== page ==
The proposed rule would extend the ACA’s annual open enrollment period by one month, starting with the 2022 plan year. Allowing individuals to find insurance from Nov. 1 to Jan. 15 (rather than Dec. 15) “would benefit consumers who qualify for marketplace subsidies and are auto-enrolled into coverage, as it would allow them the chance to change plans in the event their subsidy is reduced,” the Academy wrote.
HHS’ return to assisting consumers via marketplace navigators, the letter added, would answer a well-documented need.
“A 2020 national survey found that consumers highly value enrollment assistance, and 40% of those who enrolled in coverage with help said it was unlikely they would have coverage if not for consumer assistance,” the Academy said. “Navigators are well equipped to help enrollees understand the basic concepts of health coverage, including the primary and preventive care they can receive without cost-sharing and how to find an in-network primary care physician.”
The Academy also expressed support for the proposed rule’s cementing of a monthly SEP for certain low-income individuals, a move in line with the AAFP’s “health care for all” policy. The SEPs “would increase enrollment opportunities for low-income individuals and ultimately enable them to receive essential primary and preventive care,” the letter said, and would be of particular importance to those at risk of losing Medicaid coverage after the COVID-19 public health emergency ends. “Ensuring continuous coverage will be particularly vital for individuals with chronic conditions and the growing population of patients experiencing post-COVID conditions.”
The proposed rule noted that the new SEP could help postpartum patients who lose Medicaid coverage just six weeks after the end of pregnancy. Better still, the Academy wrote, HHS should extend Medicaid coverage to at least one year after the end of pregnancy to ensure access to continuous postpartum care and address high U.S. maternal mortality, as the AAFP has long advocated.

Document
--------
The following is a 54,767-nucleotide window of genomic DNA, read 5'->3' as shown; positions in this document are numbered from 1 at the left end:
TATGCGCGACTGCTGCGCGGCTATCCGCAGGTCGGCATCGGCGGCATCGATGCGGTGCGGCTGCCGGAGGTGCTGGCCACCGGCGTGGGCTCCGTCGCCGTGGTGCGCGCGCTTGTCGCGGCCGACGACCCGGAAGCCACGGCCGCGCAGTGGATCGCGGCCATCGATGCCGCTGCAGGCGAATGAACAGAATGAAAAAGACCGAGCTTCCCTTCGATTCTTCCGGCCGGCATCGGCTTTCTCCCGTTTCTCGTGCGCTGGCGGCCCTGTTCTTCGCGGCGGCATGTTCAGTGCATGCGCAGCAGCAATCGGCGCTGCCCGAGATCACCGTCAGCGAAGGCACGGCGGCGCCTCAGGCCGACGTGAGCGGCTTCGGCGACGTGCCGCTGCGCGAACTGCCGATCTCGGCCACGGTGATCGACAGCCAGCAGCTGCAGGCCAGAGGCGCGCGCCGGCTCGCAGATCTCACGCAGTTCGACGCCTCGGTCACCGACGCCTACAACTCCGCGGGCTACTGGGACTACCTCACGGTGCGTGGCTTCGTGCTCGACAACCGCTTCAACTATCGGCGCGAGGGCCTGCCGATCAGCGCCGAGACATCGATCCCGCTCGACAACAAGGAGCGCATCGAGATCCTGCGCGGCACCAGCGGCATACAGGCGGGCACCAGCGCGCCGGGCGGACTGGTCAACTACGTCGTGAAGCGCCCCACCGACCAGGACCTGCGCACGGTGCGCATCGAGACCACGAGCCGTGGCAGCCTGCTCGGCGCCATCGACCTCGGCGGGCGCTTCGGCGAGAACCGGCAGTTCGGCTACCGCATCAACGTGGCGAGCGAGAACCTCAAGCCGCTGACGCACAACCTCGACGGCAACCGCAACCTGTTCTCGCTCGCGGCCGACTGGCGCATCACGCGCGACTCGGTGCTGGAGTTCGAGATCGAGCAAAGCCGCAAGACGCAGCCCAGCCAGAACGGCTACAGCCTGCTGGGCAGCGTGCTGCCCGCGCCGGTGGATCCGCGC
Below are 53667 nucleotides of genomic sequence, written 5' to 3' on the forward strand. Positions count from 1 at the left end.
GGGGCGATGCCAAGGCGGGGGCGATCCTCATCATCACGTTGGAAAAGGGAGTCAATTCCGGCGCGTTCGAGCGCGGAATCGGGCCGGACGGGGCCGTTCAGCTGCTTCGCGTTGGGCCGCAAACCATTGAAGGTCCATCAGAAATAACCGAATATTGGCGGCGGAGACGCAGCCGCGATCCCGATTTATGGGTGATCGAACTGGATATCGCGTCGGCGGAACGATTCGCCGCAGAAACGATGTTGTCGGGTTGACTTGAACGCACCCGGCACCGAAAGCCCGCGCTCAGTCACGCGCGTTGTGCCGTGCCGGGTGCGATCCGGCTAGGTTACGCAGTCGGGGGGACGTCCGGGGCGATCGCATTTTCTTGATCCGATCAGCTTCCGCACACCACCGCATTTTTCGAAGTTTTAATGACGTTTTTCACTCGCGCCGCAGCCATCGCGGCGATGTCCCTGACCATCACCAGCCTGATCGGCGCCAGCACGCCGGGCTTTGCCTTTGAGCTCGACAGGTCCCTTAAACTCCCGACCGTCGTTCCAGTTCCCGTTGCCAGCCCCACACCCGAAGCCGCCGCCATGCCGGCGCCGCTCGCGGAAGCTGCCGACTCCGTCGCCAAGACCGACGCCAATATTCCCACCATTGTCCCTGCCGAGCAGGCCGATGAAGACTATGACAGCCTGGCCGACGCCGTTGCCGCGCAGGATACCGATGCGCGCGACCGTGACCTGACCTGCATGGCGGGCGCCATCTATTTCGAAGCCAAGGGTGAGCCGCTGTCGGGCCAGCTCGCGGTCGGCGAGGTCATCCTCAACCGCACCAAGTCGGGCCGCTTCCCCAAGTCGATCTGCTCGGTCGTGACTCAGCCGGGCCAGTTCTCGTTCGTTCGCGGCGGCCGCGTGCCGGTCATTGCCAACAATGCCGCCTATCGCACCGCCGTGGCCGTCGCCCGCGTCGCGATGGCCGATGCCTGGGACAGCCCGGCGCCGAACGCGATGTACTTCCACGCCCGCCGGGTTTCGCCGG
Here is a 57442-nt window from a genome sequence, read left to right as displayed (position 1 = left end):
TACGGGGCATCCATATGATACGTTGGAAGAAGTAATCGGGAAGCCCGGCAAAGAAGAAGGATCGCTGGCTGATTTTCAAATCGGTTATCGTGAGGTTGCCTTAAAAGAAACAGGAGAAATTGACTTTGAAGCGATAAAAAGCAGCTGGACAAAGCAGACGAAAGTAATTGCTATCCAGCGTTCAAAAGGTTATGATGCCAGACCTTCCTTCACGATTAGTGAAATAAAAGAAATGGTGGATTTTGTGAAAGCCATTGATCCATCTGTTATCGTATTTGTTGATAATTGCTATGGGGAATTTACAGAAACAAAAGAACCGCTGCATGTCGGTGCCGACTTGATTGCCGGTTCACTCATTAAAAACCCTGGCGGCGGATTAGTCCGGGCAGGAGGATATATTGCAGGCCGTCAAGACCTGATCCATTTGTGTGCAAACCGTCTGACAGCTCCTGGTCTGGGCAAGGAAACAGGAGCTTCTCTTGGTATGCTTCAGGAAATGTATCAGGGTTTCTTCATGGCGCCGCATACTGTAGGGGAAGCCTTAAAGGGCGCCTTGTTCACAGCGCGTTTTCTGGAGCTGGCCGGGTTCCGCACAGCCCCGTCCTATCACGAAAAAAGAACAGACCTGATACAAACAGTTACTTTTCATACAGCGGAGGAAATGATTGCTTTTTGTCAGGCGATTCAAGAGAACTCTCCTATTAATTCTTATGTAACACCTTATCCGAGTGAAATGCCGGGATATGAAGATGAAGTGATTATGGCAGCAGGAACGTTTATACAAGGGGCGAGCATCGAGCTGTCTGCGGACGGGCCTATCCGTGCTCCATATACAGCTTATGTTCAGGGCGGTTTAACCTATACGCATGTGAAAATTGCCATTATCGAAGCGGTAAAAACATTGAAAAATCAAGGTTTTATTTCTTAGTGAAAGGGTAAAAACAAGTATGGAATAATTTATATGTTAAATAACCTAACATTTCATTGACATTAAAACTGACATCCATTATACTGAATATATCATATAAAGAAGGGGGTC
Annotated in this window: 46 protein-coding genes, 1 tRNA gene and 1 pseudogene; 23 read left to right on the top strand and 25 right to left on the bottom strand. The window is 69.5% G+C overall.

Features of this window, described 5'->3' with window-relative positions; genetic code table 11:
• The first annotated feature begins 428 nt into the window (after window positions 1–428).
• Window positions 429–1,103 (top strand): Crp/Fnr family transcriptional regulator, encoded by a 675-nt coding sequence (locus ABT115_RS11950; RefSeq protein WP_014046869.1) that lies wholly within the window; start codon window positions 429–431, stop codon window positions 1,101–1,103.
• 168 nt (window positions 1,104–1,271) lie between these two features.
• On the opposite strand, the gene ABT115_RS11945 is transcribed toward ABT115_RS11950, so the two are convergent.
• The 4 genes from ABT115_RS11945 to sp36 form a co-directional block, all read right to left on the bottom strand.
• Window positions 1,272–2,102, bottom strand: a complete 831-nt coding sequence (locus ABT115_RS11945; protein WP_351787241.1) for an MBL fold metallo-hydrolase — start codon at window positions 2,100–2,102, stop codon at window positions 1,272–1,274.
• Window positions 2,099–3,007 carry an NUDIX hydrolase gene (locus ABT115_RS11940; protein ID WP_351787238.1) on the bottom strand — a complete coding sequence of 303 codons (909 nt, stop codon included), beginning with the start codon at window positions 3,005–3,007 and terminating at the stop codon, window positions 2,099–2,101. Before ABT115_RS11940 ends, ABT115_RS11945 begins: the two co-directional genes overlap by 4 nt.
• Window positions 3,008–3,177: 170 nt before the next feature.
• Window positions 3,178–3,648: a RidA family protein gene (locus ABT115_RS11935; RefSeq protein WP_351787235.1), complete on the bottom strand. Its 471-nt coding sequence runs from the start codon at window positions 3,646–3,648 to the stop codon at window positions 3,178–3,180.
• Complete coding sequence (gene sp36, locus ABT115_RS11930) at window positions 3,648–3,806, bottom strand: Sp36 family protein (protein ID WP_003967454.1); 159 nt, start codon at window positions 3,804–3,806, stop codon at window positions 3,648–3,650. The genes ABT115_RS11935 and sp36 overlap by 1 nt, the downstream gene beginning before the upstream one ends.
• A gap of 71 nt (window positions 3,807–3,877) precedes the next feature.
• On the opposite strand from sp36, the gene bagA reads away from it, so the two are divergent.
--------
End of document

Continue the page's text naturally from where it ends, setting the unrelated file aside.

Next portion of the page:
“For many patients, even seamlessly transferring from Medicaid to marketplace coverage could require them to change physicians due to varying provider networks, which would disrupt physicians’ ability to monitor various conditions and the patient-physician relationship,” the letter said. Such disruptions, the Academy warned, “contribute to the high rates of maternal mortality among the Medicaid-eligible population.”
The Academy also expressed concern that postpartum patients may forgo necessary care due to cost if they transfer from Medicaid to a marketplace plan. Instead, the Academy called on HHS to issue guidance to states on their option to extend postpartum Medicaid coverage from 60 days to one year, as established by the American Rescue Plan Act. (The Academy made a similar appeal to CMS earlier in July.)
Additionally, the Academy voiced approval of the proposed rule’s change to previously finalized regulations requiring insurers to bill separately for some reproductive health services, increasing burdens on both patients and clinicians. Reverting to prior policy would restore compliance flexibility to insurers and allow ACA enrollees to pay for all types of coverage in a single transaction, in line with AAFP advocacy efforts.